The introduction of self-assessment puts more responsibility on solicitors acting as, or advising, executors so that they have to act almost like accountants.
Solicitors are now responsible for ensuring an estate is administered in a tax efficient manner, with tax returns completed on time and payments made in stages for the current year, according to dates laid down by self-assessment rules.
In the past, it was common for solicitors to leave estate tax matters until the estate had been substantially completed. Such practice would now lead to a series of mounting fines for the executor and beneficiaries.
This is the key to success. Early tax planning can save time and money so consider when the income is likely to be received and plan distributions accordingly.
Also consider the financial position of the beneficiaries at the outset. For wealthy beneficiaries looking to minimise their tax liability, it may be best to delay distributions and so postpone the impact of higher rate tax until a more convenient time. For those in the middle range the payments might be spread to avoid hitting the higher rate tax threshold. Needy beneficiaries may want a speedy settlement, but spreading their entitlement over a number of tax years may be more likely to help them utilise allowances and fall beneath tax thresholds.
Also take into account that a large income distribution in one year may affect the beneficiaries' tax payments on account in the next. If in doubt, call in the accountants/tax advisers early to assist with the planning.
The solicitor acting as executor must advise the Inland Revenue of the estate's untaxed income and capital gains. The normal deadlines apply – 30 September if the Revenue is to calculate the tax, 31 January if not. However, the Revenue will not work out the chargeable gains for you. The beneficiaries must also be advised of the income included in their distributions to enable them to include these figures on their personal tax forms. It is the executor's responsibility to ensure beneficiaries can meet their deadlines.
Important dates for the tax year 6 April 1996-5 April 1996
31 January 1997 – first payment, on account;
31 July 1997 – second payment;
30 September 1997 – submit return if the Inland Revenue is to calculate tax liability;
5 October 1997 – taxpayers must inform the Revenue of sources of income to ensure they get correct forms;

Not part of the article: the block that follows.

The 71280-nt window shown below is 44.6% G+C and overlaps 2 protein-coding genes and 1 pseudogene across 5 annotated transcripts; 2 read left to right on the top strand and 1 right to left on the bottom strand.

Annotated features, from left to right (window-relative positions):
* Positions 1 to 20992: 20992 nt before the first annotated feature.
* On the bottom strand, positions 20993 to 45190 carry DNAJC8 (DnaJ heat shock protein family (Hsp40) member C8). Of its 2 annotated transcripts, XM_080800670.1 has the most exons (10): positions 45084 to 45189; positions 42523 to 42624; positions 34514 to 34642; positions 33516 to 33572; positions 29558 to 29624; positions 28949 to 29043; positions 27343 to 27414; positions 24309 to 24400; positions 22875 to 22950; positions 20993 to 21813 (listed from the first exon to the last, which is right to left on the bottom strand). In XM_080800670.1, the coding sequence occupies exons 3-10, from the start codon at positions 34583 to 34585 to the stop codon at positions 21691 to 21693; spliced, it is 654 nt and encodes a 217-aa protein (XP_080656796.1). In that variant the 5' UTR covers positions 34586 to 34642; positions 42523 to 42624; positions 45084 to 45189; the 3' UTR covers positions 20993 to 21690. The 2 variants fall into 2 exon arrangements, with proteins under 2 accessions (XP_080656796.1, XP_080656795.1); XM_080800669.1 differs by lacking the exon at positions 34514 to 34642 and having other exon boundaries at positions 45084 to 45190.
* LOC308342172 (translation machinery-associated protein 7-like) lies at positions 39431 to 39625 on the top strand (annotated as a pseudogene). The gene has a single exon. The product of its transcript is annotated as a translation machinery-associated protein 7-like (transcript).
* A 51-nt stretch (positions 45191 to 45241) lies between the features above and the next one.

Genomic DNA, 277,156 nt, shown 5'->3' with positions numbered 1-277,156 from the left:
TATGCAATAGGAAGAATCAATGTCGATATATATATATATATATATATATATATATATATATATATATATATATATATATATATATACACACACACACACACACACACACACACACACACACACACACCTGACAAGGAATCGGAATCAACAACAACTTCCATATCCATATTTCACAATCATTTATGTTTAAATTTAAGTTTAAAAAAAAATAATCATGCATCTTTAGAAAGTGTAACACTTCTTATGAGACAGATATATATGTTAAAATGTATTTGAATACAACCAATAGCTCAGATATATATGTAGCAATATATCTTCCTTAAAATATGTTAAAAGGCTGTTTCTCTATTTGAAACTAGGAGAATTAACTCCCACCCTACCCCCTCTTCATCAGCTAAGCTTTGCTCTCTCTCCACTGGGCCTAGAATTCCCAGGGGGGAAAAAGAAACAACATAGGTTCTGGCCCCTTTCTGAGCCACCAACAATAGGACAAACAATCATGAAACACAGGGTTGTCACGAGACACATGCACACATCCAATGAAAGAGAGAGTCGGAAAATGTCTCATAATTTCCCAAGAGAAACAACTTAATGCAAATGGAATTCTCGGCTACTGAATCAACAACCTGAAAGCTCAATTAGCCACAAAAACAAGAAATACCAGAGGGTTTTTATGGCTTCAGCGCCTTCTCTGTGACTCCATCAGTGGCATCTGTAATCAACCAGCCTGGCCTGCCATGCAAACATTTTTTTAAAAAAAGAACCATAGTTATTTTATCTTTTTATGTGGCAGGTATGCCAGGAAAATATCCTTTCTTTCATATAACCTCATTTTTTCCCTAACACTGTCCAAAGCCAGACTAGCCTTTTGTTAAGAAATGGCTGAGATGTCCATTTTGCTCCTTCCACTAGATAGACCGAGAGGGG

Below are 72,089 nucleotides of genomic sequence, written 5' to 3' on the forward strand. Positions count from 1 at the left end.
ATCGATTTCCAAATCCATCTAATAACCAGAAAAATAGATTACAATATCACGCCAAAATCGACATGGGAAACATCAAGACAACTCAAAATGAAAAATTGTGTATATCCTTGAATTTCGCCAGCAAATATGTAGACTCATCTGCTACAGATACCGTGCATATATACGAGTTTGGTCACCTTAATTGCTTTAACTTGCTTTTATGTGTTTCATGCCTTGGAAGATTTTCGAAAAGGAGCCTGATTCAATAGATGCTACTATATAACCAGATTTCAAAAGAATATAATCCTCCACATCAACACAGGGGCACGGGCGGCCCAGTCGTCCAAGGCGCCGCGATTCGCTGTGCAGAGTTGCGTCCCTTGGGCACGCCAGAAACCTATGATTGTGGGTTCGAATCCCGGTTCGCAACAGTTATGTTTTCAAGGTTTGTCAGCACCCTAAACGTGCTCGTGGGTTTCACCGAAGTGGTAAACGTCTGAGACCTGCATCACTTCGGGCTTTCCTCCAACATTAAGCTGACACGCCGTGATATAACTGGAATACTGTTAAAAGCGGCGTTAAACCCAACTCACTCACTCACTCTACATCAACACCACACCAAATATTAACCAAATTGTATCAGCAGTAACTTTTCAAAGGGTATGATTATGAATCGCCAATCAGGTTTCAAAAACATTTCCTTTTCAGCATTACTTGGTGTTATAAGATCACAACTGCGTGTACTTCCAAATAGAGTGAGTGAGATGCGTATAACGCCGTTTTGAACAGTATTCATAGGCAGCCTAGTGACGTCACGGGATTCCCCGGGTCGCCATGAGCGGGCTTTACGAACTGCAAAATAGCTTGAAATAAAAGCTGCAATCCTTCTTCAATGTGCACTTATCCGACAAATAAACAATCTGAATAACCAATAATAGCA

31 January 1998 – payment of balance of any outstanding tax for 1996-97 with all capital gains tax for 1996-97;
31 January 1998 – latest date to file 1996-97 return;
31 January 1999 – latest date by which the Revenue can announce an enquiry.
Automatic penalties for late returns start at £100 and interest and surcharges are imposed for payments received after the dates listed above.
Tax liabilities are passed down to executors
When someone dies, their tax liabilities become the responsibility of the personal representatives, who must try to keep to the dates above. This may be difficult if the deceased's tax affairs were in arrears, or if there is a delay in obtaining letters of administration.
Problems could occur simply by a death occurring, for example, in December. This is because the tax return for the previous year, with up to three tax payments, must be paid by the following 31 January. These payments would be for: any outstanding income tax for the previous financial year; capital gains tax for the previous year; and the first tax payment for the current year. As yet, there appears to be no legislation giving the executor more time to assess the tax situation, to wait until probate is granted, or indeed for the penalties to be mitigated.
If a delay is unavoidable, it would be advisable to write to the Revenue at the earliest opportunity, before the relevant deadline has passed, to explain the situation, give an indication of when matters could be dealt with and request no penalties.
Delays may be considerable where a will is contested and it may not be clear which beneficiary gets which assets if applications are made under the Inheritance (Provision for Family Dependants) Act 1975.
Early clearance of income and capital gains tax
It has been announced that procedures will be introduced to help the speedy completion of trusts and estates. These will include the early issue of tax returns and early written confirmation that the Revenue does not propose to investigate the return. This will help both executors and trustees who would otherwise have to wait for a year to know if they are in the clear. But there may still be delays this year as the trust tax return forms are not yet ready.
It is likely that further legislation will be passed or concessions granted to simplify some of these matters and give guidance. Until that time, early planning is the best approach – forewarned is forearmed.